which means having one pole and one zero. And here it starts getting confused. I do not remember anymore how to go from continuous to discrete, but I do remember that if we put a zero at origin on the continuous world, we would have such a transfer function:

$$H(s) = K\frac{s}{s-a}$$

which I suppose would be a high-pass filter instead, since we block 0Hz, right? On the other hand, we do have a zero on the discrete equation... I do remember they have different meanings on both worlds, but not anymore how.

So getting back to the time discrete equations above, I guess one would originate from:

\begin{align} H(z) &= \frac{b_0 + b_1z^{-1}}{1 + a_1z^{-1} } \\ \\ &= \frac{b_0z + b_1}{z + a_1} \\ \end{align}

and the other from:

\begin{align} H(z) &= \frac{b_1z^{-1}}{1 + a_1z^{-1} } \\ \\ &= \frac{b_1}{z + a_1} \\ \end{align}

where $$b_1=T$$ and $$-a_1=(1-T)$$

right? If so, I just still don't get what is the difference on the continuous world that imples one less zero on the discrete world (therefore my question was focused on $$H(s)$$ instead of $$H(z)$$) and what exactly this zero is causing on the discrete world.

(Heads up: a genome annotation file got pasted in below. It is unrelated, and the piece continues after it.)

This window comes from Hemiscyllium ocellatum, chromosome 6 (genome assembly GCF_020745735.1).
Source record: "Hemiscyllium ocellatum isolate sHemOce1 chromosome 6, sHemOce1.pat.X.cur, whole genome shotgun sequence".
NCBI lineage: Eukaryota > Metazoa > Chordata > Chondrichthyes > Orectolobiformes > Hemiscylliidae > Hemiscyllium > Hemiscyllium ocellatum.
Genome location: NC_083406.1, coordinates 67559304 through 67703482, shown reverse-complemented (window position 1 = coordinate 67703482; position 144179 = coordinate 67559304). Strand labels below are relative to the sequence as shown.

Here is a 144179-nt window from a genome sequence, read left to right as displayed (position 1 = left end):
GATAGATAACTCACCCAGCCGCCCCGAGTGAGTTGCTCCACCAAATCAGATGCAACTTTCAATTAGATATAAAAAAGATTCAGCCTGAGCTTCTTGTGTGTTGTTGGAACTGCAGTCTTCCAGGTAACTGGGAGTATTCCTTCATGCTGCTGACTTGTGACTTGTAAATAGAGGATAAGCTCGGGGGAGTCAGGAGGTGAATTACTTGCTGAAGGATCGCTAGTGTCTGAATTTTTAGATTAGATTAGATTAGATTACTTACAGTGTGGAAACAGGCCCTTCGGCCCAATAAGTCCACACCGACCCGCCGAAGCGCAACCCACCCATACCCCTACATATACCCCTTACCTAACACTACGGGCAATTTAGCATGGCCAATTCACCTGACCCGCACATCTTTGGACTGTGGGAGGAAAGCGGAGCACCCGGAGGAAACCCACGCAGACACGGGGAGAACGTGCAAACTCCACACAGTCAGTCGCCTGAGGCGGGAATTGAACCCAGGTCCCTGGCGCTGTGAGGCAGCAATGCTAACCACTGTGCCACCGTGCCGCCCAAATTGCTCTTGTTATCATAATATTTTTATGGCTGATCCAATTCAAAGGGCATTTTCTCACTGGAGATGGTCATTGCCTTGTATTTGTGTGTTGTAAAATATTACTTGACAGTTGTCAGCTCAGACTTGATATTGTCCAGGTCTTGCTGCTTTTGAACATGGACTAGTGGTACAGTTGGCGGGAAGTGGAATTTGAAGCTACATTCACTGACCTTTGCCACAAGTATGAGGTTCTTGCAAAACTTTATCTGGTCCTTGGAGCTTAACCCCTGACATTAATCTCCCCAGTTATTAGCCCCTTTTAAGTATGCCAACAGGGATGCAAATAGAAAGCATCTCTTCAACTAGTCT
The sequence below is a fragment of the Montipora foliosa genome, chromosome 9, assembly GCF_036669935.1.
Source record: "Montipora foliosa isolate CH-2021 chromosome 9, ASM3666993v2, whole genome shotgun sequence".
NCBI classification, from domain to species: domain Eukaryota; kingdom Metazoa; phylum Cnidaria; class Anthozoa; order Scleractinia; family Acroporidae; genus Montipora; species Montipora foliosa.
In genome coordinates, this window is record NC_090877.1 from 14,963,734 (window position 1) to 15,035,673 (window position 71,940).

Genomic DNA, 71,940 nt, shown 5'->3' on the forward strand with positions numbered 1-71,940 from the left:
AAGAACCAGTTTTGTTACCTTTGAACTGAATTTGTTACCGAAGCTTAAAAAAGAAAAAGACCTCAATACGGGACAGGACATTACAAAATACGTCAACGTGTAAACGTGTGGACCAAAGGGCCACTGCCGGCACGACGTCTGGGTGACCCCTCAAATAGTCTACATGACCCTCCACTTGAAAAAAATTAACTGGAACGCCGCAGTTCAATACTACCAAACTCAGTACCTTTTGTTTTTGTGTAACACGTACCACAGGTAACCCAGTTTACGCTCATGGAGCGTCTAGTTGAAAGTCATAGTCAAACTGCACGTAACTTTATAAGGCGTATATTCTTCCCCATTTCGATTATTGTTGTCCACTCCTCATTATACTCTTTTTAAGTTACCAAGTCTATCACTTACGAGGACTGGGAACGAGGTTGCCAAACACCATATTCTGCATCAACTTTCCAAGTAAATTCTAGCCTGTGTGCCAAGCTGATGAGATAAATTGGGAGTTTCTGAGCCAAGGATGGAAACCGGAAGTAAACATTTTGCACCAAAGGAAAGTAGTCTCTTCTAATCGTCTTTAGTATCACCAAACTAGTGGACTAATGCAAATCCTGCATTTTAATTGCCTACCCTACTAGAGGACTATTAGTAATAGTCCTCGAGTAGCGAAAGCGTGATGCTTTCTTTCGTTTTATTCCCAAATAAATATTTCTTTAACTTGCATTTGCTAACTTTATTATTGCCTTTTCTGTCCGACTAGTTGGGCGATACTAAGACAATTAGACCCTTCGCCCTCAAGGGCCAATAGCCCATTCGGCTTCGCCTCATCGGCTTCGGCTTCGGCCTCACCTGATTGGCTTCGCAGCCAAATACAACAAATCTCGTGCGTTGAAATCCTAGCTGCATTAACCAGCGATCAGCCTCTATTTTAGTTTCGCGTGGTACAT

EDIT2: I do remember slowly that poles and zeros on continuous world are this normal 3D plot with Imaginary and Real axis for the position of the poles and zeros, and the Gain or Frequency response axis as the third axis. And, if I'm not mistaken, poles should rather be on the left (negative) side of the Imaginary axis to reach stability, on w=0 for infint oscilation and positive for instability. On the discrete world that was something like a unit circle, where ROC was inside the circle and instability on the outside... still, not sure if same meaning applies from zeros and poles there, because otherwise a zero at origin on the discrete equation would mean blocking DC, or, making a high-pass filter out of it (which is clearly not the case).